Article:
As a result of climate change, technological development, and other variables, natural and technological catastrophes have increased dramatically. (1) Moreover, due to infrastructural issues, such as building in floodplains, damages resulting from catastrophes have increased as well. (2) The massive earthquake and tsunami that occurred in Japan on March 11, 2011 are still fresh in people's memories, providing sobering illustrations of the extensive reach of such catastrophes.
After a catastrophe, which is defined for the purposes of this Article as an accident with large losses in either the number of victims or the amount of property damage, governments often intervene in the compensation of catastrophe victims. However, the organization of government intervention in the compensation varies from one country to another and from one disaster to another. Governments intervene either because no satisfying solution is available in the private market or to fulfill the requirements of existing compensation schemes. Political pressure for such intervention may also be large.
Private insurance markets for catastrophic risks may fail for a variety of reasons, and governments may try to intervene to stimulate the insurability of catastrophic risks or to take over insurance functions when markets fail. Demand for catastrophe insurance may be too low even though such insurance would result in increased utility for potential victims (as in the case of flood insurance). In other cases, risk-modeling calculations may be difficult or the damage that could potentially be caused by a catastrophe may overwhelm the capacity of insurance markets.
Government intervention in compensation for catastrophe victims can take a variety of forms. In some cases (for example, in France), the government forces potential victims to purchase comprehensive insurance; in others (for example, in the case of the California Earthquake Authority), the government replaces the primary insurer and directly provides coverage to potential disaster victims. In yet other situations (for example, with terrorism risk), the government acts as a reinsurer of last resort and intervenes when the magnitude of loss exceeds a specific threshold. The government may also provide an additional insurance layer--for example, in nuclear liability conventions, the government supplements compensation provided by the operator of the power plant. Finally, the government may provide direct compensation to victims of catastrophes either through structural fund solutions or on an ad hoc basis.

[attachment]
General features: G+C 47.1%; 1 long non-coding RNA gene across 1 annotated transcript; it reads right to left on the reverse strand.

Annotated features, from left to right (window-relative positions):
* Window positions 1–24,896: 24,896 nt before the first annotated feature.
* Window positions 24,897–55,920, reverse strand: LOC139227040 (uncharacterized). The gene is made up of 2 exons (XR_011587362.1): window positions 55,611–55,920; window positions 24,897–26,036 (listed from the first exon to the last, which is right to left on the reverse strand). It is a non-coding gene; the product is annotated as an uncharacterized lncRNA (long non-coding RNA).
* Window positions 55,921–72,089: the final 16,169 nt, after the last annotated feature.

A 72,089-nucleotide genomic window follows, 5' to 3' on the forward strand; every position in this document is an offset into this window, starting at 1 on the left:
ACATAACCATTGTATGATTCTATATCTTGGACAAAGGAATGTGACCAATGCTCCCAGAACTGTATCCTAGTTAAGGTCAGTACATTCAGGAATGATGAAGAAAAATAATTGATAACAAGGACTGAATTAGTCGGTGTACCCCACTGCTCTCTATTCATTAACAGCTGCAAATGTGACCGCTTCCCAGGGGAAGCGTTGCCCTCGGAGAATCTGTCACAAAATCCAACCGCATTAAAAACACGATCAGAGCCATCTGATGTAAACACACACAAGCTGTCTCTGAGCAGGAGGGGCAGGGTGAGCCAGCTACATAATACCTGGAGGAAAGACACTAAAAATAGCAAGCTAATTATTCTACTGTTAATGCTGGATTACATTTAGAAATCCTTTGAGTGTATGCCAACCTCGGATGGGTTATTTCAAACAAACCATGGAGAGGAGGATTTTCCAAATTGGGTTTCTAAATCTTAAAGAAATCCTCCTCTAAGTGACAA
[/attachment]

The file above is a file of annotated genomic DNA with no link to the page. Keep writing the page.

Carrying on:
These various forms of government intervention have been criticized in the literature. Most of the criticism concentrates on government provision of ex post compensation on an ad hoc basis. (3) However, some critics also address the type of government intervention on which we focus in this Article--on the government acting as a facilitator of insurance markets or as a reinsurer of last resort. (4) Notwithstanding the criticism, schemes in which the government facilitates the insurability of catastrophic risks--including terrorism and natural disasters--are on the rise. The importance of compensating victims of catastrophes (after 9/11, the focus was strongly on terrorism; after Katrina, flooding came to the forefront; and after the Japanese earthquake and tsunami, compensation for victims of those risks soared on the political agenda) gives rise to the question whether such a government role should indeed be considered problematic, especially when compared with the alternative of providing outright ex post compensation to victims on an ad hoc basis. This is the main question we will address in this Article.
Our paper is structured as follows: we first identify the various types of government intervention in compensating victims of catastrophes. Next, we focus specifically on the types of government intervention that stimulate insurability of catastrophic risks and analyze how these forms of intervention can be considered from a law-and-economics perspective. …